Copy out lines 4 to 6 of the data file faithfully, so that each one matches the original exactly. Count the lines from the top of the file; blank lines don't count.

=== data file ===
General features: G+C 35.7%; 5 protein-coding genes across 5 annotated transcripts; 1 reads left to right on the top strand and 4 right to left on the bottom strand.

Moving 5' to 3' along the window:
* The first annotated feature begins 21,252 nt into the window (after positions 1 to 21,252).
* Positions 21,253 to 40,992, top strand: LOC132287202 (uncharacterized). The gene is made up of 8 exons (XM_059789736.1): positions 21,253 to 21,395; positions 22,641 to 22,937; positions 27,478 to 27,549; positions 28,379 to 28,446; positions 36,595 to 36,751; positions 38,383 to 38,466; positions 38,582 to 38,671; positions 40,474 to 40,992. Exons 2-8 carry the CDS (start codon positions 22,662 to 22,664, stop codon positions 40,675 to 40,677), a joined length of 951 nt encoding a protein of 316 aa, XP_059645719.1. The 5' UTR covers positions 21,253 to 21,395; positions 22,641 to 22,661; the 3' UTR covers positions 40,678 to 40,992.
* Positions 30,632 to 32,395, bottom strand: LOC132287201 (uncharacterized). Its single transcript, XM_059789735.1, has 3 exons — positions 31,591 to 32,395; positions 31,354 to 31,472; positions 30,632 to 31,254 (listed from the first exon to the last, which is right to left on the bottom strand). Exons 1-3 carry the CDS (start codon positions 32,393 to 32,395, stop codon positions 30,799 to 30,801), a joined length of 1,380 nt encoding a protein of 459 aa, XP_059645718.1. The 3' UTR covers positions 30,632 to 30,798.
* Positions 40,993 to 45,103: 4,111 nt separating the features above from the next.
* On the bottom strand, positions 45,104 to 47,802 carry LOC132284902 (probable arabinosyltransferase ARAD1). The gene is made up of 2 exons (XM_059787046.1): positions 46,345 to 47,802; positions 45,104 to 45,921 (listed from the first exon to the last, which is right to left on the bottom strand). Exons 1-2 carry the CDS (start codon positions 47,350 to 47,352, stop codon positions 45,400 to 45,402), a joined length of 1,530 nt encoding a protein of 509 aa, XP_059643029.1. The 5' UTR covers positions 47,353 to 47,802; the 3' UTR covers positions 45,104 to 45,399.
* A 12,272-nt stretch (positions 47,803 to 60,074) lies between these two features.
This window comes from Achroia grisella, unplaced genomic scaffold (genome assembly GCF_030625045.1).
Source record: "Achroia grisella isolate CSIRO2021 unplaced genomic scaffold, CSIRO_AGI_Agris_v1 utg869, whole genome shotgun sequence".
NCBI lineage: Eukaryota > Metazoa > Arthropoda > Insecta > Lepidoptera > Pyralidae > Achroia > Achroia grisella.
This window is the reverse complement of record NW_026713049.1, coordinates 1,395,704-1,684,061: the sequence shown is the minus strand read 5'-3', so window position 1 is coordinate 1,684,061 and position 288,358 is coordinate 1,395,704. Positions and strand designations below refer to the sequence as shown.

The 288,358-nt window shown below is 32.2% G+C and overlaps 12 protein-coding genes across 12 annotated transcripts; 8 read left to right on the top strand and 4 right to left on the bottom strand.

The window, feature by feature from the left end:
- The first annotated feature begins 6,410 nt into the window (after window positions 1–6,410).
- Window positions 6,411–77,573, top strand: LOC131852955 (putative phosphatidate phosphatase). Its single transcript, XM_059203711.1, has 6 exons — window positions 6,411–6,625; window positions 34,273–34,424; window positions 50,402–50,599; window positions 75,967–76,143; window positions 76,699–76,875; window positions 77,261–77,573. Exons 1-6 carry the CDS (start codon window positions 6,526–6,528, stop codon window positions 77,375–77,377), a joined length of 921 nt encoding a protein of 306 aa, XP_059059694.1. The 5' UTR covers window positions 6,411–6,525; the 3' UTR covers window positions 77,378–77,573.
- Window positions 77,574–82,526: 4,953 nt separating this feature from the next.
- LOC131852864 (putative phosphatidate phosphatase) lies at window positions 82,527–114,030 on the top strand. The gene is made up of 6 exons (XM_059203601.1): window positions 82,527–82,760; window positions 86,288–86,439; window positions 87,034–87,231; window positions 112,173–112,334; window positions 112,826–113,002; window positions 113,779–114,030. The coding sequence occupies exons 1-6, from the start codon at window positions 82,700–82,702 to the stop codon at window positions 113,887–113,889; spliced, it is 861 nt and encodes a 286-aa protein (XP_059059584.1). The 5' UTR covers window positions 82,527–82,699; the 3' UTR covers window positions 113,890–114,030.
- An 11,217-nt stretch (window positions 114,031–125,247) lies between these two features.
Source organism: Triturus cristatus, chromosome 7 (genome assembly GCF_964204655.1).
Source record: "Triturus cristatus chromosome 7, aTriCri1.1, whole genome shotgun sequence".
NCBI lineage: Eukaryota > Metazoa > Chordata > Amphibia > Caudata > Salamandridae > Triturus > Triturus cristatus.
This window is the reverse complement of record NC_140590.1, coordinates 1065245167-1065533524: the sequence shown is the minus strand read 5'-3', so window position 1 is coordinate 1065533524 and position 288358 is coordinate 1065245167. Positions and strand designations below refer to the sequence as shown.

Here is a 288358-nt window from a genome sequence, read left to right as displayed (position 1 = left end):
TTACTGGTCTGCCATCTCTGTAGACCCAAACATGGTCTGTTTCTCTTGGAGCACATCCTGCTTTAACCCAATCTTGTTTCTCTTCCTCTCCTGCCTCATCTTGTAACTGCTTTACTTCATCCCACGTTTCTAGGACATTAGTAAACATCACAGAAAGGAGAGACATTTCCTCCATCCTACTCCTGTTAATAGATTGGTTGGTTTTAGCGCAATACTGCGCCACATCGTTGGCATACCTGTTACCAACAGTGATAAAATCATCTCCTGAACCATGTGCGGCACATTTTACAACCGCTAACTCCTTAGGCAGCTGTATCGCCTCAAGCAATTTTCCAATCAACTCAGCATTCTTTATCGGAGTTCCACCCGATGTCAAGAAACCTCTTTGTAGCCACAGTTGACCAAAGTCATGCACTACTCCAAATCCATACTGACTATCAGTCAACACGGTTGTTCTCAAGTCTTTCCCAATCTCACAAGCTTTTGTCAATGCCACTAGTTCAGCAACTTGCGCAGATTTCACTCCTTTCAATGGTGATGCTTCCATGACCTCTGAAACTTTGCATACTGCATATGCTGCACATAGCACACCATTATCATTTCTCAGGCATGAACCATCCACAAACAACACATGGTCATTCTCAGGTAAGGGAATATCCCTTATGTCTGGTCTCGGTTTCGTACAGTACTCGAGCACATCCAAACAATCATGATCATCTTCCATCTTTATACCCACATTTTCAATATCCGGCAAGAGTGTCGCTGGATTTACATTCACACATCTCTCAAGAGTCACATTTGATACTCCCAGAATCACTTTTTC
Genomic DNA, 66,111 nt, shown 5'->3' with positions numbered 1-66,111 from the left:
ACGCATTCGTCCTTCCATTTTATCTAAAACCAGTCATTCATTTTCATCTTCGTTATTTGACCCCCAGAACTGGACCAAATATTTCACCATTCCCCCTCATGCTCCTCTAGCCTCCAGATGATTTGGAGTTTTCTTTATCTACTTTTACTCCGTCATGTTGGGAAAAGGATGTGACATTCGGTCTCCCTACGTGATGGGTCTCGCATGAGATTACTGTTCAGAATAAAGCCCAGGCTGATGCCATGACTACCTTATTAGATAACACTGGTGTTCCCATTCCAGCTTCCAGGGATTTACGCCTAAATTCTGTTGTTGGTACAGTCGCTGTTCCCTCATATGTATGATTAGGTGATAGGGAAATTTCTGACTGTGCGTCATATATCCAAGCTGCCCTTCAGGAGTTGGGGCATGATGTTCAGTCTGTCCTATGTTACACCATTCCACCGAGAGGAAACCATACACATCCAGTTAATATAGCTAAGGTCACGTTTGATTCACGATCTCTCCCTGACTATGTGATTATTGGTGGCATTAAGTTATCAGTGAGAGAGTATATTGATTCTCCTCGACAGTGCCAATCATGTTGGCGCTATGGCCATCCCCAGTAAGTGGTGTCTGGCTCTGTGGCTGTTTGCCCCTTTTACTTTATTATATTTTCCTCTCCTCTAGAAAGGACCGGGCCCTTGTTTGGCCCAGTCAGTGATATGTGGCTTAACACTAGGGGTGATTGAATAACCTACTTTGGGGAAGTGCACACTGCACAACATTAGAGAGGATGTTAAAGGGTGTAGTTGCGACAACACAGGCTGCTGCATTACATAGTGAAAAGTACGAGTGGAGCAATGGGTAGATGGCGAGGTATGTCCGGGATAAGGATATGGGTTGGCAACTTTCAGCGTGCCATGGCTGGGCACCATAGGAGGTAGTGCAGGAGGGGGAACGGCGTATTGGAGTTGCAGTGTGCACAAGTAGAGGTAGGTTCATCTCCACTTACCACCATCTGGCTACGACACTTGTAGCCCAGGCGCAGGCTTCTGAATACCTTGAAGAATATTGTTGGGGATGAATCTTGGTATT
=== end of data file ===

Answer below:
* Positions 21,253 to 40,992, top strand: LOC132287202 (uncharacterized). The gene is made up of 8 exons (XM_059789736.1): positions 21,253 to 21,395; positions 22,641 to 22,937; positions 27,478 to 27,549; positions 28,379 to 28,446; positions 36,595 to 36,751; positions 38,383 to 38,466; positions 38,582 to 38,671; positions 40,474 to 40,992. Exons 2-8 carry the CDS (start codon positions 22,662 to 22,664, stop codon positions 40,675 to 40,677), a joined length of 951 nt encoding a protein of 316 aa, XP_059645719.1. The 5' UTR covers positions 21,253 to 21,395; positions 22,641 to 22,661; the 3' UTR covers positions 40,678 to 40,992.
* Positions 30,632 to 32,395, bottom strand: LOC132287201 (uncharacterized). Its single transcript, XM_059789735.1, has 3 exons — positions 31,591 to 32,395; positions 31,354 to 31,472; positions 30,632 to 31,254 (listed from the first exon to the last, which is right to left on the bottom strand). Exons 1-3 carry the CDS (start codon positions 32,393 to 32,395, stop codon positions 30,799 to 30,801), a joined length of 1,380 nt encoding a protein of 459 aa, XP_059645718.1. The 3' UTR covers positions 30,632 to 30,798.
* Positions 40,993 to 45,103: 4,111 nt separating the features above from the next.